National Archives may not finish reviewing Kavanaugh documents before end of October


The documents at issue, sought by Trump's fellow Republicans, relate to Kavanaugh's service from 2001 to 2003 as a White House lawyer under Republican former President George W. Bush.

Democrats wrote to the National Archives requesting a broad set of the documents, using a letter with almost the same language that was sent by both parties in 2010 seeking documentation about Obama's nominee Elena Kagan. "I'm exhausted of partisanship, and frankly, we didn't treat their candidates for these positions the way they're treating ours".

Republicans have protested that the number of documents is more than the number requested for the previous five Supreme Court nominees combined. "Here's the reality. The same people who are asking for the documents oppose Judge Kavanaugh". Schumer asked on the Senate floor on Tuesday. Chuck Grassley, R-Iowa, that they would not be able to deliver roughly 600,000 of the requested documents until late October, days before the midterms.

Apparently there are at least 900,000 such documents that need to be reviewed. Kavanaugh was nominated July 9. Committee Republicans have accused Democrats of trying to drag out the process. "We don't know what they've held back, or why".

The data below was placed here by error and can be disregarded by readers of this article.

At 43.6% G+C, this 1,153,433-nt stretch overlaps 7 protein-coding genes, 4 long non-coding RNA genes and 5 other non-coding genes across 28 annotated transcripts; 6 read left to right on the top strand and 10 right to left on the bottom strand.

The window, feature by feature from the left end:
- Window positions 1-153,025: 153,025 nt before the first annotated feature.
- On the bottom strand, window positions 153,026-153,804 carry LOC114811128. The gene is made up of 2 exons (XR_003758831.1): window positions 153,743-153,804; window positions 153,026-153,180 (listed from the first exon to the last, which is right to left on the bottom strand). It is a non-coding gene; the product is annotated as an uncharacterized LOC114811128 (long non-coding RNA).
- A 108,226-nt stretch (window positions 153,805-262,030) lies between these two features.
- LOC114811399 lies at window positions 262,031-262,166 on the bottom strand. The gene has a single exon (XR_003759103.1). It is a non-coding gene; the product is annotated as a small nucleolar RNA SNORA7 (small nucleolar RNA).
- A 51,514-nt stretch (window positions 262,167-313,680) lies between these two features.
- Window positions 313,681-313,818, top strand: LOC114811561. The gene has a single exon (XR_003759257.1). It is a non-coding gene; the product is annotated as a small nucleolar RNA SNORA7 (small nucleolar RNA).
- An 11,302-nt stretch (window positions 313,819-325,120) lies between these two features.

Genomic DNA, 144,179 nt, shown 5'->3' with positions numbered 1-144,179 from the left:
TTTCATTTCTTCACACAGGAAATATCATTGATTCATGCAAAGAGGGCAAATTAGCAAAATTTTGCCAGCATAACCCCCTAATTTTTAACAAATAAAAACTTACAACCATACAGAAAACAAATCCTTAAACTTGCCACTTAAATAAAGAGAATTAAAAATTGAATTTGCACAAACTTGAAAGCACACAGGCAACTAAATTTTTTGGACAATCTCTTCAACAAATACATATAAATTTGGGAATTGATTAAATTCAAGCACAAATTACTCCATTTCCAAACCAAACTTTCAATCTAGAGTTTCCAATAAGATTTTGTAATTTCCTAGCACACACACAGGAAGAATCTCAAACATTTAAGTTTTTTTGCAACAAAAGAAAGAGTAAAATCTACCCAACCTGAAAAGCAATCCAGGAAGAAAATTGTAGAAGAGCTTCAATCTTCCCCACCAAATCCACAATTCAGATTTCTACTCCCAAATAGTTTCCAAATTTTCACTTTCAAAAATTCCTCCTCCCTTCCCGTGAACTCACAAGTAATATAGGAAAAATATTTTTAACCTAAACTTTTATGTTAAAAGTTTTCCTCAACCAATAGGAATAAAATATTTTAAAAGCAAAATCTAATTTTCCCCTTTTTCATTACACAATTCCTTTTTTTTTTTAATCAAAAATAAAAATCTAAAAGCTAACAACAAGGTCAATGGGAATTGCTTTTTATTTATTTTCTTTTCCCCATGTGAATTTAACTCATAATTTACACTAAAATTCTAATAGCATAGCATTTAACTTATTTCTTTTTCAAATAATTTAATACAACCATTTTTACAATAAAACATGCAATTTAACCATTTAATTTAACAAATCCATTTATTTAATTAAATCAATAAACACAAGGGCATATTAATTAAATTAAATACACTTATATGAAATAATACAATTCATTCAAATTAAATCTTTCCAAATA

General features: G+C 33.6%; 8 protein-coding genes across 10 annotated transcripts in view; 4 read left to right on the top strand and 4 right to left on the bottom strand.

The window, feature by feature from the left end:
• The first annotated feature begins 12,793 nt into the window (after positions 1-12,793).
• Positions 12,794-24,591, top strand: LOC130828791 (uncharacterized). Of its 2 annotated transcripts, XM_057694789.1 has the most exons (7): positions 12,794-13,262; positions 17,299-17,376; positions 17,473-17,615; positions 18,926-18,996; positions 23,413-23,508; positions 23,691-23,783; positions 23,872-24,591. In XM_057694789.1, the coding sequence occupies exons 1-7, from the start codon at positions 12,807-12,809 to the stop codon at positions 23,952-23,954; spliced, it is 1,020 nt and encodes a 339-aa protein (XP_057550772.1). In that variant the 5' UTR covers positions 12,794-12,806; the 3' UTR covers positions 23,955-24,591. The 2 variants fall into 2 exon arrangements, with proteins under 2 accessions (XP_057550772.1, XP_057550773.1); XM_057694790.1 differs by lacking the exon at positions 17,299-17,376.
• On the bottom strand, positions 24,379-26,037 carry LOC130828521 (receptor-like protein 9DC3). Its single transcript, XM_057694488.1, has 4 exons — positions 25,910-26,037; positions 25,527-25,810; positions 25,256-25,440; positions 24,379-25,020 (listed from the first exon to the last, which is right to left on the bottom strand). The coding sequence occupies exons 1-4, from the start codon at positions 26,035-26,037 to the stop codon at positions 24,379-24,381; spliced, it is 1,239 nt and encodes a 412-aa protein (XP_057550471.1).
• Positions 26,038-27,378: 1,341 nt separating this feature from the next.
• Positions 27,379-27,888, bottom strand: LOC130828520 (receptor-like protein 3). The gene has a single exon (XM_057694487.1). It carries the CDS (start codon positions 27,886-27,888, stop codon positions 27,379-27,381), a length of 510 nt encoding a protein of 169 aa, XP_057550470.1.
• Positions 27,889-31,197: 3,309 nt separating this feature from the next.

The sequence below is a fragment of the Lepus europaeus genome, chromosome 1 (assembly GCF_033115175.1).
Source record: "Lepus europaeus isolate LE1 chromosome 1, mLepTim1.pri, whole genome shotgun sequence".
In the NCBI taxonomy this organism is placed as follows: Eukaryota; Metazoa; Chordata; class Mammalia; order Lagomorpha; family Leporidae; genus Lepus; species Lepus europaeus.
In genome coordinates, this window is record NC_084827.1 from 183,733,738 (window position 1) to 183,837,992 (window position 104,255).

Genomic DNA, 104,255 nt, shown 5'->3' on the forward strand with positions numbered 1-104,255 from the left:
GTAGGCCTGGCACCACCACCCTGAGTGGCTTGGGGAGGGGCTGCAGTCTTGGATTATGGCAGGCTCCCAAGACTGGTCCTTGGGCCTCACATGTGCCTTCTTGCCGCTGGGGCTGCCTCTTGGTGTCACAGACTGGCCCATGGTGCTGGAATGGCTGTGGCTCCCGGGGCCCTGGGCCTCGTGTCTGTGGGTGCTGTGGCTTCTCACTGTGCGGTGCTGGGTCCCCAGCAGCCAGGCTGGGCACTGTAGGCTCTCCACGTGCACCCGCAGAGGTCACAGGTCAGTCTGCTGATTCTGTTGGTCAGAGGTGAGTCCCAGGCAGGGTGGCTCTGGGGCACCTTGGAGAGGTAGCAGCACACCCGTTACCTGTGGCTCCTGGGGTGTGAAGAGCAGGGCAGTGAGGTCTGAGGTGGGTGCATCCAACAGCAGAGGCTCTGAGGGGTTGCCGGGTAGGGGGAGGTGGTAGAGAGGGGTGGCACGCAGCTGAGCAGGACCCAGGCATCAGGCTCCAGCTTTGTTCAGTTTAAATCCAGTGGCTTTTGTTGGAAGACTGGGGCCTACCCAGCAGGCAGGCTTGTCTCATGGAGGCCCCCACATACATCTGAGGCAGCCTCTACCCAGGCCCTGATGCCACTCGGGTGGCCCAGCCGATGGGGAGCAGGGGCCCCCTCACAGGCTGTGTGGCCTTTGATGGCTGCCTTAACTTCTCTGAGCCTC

Tillis says the Democratic senators most vocal about having the documents released, like Sens.

The GOP statement said the committee was counting on receiving documents "in an even more rapid fashion" from the archives of the George W. Bush Presidential Library.

"P$3 lease note that we will not be able to complete our review of all of the records that you have requested by August 15, 2018", Gary M. Stern, NARA's general counsel, wrote to Grassley.

Taylor Foy, Mr. Grassley's communications director, said the confirmation hearing is still expected to take place in September.

The documents could be produced earlier via a separate source: the Bush presidential library, which is conducting its own review. That is far more than than the 60,000 pages the Archives identified from the White House counsel's office, and the 170,000 emails he either received or sent or was copied on.

The documents being compiled are only the initial request from Republicans.

Republicans hold a slim 51-49 Senate majority.

"I want to really complement the Democrats who have stood up and are willing to stand up for Judge Kavanaugh because they realize we can't keep going down this partisan, picky, stupid, dumbass road that has happened around here for so long", he said. The signing statement suggested that Bush could circumvent the law.

"If we could get this all done by October 1 when the Supreme Court starts its new fall session would be ideal".

The term Bork - recognized in the Oxford American Dictionary since 2002 - refers to what Hatch called the "unprecedented campaign of character assassination" waged against Judge Robert Bork during his 1987 Supreme Court confirmation hearing.